At the weekend Laura and I had our now annual trip to Northumberland. We started on Friday with pleasant, if a bit windy, weather, and pootled about Bamburgh for a bit, where we watched sandwich terns and eiders, as well as distant guillemots. After checking in at our B&B at Beadnell, we had a quick walk on the bay there and saw the usual little terns and arctic terns in the tern colony there.
Saturday was a scorcher! We started out with a trip to Amble, where there were some very obliging eiders in the harbour…
…while we waited for the boat to Coquet Island. On the way out there we encountered large groups of puffins flying overhead, as well as the occasional guillemot and cormorant.
When we got to Coquet we saw more sandwich and arctic terns, plus many common terns, and the species I’d gone there specifically to see – roseate tern. A cracking species, which was surprisingly easy to spot among the throng.
We decided to go on for boat trip number two, to the Farnes, but disaster struck and the car shuddered to an almost halt on the way, with a big scary warning light blinking on the dashboard and a peculiar smell drifting from the engine. Laura managed to limp it to Seahouses, and we were lucky enough to find a garage which was willing to fix it, but it was by this time too late for a Farnes trip. Ah well, there’s always Sunday, we thought. While stranded we loaded up with chips, and I spent some time scoping the Farnes from the shore, picking out a few puffins and razorbills in the sea.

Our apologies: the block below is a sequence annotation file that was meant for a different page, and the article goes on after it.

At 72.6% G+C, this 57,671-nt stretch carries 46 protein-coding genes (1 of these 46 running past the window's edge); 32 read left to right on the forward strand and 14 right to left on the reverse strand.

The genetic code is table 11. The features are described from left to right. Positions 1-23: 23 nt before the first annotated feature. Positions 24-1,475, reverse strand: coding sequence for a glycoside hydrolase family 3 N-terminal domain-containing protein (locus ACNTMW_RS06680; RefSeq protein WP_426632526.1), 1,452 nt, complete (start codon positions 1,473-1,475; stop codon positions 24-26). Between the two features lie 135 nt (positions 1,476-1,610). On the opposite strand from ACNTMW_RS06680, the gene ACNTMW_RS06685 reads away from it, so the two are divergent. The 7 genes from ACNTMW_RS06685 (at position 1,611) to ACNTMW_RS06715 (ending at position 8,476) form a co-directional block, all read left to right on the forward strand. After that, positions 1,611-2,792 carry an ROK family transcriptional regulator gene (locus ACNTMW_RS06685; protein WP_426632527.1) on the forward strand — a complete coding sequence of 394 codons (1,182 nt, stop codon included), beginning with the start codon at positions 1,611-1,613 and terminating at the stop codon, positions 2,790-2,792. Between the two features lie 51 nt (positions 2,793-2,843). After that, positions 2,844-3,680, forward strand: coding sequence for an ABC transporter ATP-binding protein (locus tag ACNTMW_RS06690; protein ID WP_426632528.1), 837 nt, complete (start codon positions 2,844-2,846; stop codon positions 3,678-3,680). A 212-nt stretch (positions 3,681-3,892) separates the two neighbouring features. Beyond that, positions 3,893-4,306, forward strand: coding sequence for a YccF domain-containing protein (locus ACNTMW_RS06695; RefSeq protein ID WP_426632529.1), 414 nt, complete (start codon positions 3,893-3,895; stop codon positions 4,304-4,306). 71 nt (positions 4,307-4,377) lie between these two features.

Sunday arrived, and despite the gorgeous day beforehand a thick mist hung over the coast. We started the day with a walk to Low Newton, which was fairly uneventful, and to be honest a bit cold! We did find a gannet drifting around on the sea close to the shore, though…
We decided we would give the Farnes a go after all, despite the weather, and we had a rather bleak trip out in the fog, although it’s always good to be surrounded by seals, auks, terns and the rest as you go out. As we got to Inner Farne, the rain started, and we ended up getting quite drenched. Running the gauntlet of the pecky arctic terns, we made it to the cliffs to see some rather damp, depressed-looking seabirds, before spending much of the rest of the time on the island sheltering in the National Trust shelter!
There were plenty of nice baby birds on show, though, in fact more chicks than I remember seeing on any of my previous visits there.
So very much a weekend of two halves, with the great British summer proving itself to be the strange and frustrating beast it always does! It has to be said though that despite the car trouble and the grim weather on Sunday, it was still a great weekend, and a trip to the Farnes is always fantastic whatever the weather.